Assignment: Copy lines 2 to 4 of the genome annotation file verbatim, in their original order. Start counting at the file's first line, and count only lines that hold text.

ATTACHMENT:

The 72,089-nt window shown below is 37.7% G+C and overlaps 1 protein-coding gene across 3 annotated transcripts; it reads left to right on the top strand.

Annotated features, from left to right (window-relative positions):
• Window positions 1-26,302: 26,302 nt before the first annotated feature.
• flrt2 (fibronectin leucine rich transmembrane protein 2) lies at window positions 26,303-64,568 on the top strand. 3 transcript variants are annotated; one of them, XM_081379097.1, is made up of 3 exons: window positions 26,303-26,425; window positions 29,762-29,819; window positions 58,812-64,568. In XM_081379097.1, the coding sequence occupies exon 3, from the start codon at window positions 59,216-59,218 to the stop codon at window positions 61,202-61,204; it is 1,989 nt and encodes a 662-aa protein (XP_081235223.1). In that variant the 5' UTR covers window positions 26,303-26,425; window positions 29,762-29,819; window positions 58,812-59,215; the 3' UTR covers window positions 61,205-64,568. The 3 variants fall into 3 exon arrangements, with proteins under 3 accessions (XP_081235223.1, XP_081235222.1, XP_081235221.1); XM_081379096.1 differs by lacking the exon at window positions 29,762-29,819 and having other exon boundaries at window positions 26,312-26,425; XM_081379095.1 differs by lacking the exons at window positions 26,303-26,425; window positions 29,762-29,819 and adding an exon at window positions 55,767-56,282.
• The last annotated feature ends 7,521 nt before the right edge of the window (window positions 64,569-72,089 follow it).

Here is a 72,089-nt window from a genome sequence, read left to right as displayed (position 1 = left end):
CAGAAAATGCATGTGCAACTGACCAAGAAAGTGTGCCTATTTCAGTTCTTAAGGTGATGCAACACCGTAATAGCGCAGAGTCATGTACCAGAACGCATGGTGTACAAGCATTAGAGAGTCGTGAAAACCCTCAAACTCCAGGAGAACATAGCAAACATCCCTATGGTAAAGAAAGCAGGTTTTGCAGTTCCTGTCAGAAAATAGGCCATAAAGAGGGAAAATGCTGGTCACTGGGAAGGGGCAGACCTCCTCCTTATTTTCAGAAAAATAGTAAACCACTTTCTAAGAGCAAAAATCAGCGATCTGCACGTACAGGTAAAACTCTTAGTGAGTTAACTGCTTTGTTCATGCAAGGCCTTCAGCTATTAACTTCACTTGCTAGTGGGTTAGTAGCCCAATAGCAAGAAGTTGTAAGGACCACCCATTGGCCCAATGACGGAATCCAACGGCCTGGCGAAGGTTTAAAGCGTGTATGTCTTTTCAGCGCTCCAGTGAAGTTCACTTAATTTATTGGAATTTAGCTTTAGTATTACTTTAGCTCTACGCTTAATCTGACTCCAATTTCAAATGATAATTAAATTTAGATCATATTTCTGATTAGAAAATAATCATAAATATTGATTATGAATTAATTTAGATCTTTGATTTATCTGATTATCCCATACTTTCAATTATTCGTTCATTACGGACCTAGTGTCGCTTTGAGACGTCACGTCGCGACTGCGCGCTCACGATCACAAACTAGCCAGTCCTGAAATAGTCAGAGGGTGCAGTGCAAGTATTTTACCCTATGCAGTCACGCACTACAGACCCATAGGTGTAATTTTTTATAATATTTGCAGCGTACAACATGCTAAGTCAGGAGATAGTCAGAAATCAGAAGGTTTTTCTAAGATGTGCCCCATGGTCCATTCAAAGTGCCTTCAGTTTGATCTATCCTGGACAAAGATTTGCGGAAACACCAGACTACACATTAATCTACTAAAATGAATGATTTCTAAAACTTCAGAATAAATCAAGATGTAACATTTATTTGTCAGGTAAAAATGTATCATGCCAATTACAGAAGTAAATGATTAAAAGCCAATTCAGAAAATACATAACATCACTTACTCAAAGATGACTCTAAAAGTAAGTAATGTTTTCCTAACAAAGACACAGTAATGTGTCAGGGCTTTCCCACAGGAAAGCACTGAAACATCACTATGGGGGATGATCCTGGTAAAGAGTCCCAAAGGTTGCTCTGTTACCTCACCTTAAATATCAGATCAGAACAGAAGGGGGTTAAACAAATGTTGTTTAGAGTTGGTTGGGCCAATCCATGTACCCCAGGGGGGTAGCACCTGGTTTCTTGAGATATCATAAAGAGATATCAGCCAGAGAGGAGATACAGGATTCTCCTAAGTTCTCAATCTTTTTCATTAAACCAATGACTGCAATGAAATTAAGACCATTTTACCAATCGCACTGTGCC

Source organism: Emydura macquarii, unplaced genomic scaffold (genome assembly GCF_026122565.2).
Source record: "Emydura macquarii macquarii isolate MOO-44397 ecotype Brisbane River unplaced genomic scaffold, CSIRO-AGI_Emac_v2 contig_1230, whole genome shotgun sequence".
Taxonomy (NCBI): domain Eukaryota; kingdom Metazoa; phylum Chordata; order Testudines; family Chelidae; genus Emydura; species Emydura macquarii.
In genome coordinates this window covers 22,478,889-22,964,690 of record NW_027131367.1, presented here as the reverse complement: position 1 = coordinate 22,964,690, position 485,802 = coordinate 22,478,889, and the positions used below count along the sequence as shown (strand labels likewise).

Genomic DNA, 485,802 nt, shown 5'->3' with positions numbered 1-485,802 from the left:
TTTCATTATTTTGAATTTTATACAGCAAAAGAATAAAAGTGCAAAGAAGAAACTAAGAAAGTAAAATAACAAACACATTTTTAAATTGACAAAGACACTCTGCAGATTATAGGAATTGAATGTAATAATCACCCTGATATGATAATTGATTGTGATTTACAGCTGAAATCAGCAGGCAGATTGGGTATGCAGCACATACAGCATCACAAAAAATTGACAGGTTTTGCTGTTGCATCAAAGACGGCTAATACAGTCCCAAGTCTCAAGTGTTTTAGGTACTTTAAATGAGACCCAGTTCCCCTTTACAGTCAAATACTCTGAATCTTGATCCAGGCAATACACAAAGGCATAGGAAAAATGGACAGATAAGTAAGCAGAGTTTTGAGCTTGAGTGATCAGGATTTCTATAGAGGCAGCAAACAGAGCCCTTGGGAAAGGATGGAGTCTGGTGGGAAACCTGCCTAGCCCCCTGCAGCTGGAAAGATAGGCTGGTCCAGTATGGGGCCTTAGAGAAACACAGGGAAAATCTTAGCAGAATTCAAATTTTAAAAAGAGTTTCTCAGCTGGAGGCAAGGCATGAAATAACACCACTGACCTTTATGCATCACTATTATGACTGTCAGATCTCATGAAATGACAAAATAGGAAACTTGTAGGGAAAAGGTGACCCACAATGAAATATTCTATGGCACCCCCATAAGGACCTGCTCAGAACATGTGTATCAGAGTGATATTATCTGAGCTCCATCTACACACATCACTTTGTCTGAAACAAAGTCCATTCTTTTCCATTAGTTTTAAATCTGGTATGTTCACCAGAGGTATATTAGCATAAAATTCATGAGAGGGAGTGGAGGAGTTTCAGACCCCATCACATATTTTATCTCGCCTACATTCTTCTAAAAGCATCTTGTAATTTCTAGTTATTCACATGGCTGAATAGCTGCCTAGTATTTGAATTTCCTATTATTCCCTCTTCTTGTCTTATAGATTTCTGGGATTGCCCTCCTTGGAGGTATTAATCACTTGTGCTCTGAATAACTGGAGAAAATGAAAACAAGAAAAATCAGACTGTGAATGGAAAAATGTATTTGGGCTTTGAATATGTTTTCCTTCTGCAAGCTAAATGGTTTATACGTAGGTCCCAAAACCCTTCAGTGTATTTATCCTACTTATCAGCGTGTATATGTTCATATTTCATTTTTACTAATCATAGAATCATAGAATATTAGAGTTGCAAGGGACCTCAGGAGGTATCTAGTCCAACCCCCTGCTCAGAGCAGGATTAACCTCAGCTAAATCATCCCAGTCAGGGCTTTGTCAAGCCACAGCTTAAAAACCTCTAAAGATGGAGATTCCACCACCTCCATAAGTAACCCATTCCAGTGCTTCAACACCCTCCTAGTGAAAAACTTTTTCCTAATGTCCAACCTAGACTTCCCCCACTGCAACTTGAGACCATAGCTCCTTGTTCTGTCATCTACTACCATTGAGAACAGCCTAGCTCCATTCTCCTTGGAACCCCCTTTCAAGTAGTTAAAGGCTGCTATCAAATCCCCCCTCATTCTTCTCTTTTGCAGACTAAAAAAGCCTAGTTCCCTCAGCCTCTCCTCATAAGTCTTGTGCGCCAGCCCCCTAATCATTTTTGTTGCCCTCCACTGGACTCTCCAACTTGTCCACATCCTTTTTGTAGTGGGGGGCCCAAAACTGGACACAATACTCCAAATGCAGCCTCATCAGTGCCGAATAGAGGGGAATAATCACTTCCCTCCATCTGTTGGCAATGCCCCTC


Annotated features, from left to right (window-relative positions):
• Window positions 1-26,302: 26,302 nt before the first annotated feature.
• flrt2 (fibronectin leucine rich transmembrane protein 2) lies at window positions 26,303-64,568 on the top strand. 3 transcript variants are annotated; one of them, XM_081379097.1, is made up of 3 exons: window positions 26,303-26,425; window positions 29,762-29,819; window positions 58,812-64,568. In XM_081379097.1, the coding sequence occupies exon 3, from the start codon at window positions 59,216-59,218 to the stop codon at window positions 61,202-61,204; it is 1,989 nt and encodes a 662-aa protein (XP_081235223.1). In that variant the 5' UTR covers window positions 26,303-26,425; window positions 29,762-29,819; window positions 58,812-59,215; the 3' UTR covers window positions 61,205-64,568. The 3 variants fall into 3 exon arrangements, with proteins under 3 accessions (XP_081235223.1, XP_081235222.1, XP_081235221.1); XM_081379096.1 differs by lacking the exon at window positions 29,762-29,819 and having other exon boundaries at window positions 26,312-26,425; XM_081379095.1 differs by lacking the exons at window positions 26,303-26,425; window positions 29,762-29,819 and adding an exon at window positions 55,767-56,282.